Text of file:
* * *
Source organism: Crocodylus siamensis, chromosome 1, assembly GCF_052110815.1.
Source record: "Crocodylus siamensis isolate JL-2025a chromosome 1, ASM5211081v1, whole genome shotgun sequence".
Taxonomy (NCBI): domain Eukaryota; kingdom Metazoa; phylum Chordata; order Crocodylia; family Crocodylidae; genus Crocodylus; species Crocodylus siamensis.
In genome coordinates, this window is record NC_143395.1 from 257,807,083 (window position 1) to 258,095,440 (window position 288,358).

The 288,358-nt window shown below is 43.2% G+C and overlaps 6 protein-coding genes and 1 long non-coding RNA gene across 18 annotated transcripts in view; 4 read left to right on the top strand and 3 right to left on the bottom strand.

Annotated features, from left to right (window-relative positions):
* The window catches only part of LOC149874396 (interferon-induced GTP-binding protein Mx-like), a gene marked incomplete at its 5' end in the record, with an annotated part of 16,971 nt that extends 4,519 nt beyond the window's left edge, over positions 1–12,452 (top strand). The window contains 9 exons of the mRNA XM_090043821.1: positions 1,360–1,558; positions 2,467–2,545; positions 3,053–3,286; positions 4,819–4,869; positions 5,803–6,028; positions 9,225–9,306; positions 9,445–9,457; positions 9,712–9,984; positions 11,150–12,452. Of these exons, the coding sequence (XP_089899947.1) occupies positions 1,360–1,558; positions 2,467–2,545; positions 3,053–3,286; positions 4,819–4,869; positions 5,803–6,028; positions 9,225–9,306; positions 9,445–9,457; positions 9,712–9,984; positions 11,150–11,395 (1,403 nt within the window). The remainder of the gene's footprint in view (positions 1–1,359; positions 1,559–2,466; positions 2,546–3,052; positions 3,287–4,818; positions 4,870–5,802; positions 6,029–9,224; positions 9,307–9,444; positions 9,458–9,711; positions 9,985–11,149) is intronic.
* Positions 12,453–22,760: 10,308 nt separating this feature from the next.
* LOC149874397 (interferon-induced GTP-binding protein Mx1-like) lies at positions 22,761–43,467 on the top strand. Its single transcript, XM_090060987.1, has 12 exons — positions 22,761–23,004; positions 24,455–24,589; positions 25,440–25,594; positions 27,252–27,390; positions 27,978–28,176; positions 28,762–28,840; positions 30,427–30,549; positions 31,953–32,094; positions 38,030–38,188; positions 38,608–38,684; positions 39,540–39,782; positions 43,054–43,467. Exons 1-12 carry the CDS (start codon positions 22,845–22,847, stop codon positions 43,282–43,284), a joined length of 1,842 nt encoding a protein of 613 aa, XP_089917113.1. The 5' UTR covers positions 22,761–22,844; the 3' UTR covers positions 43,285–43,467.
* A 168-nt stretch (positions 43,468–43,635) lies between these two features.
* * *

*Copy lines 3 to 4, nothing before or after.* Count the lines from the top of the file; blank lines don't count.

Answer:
Taxonomy (NCBI): domain Eukaryota; kingdom Metazoa; phylum Chordata; order Crocodylia; family Crocodylidae; genus Crocodylus; species Crocodylus siamensis.
In genome coordinates, this window is record NC_143395.1 from 257,807,083 (window position 1) to 258,095,440 (window position 288,358).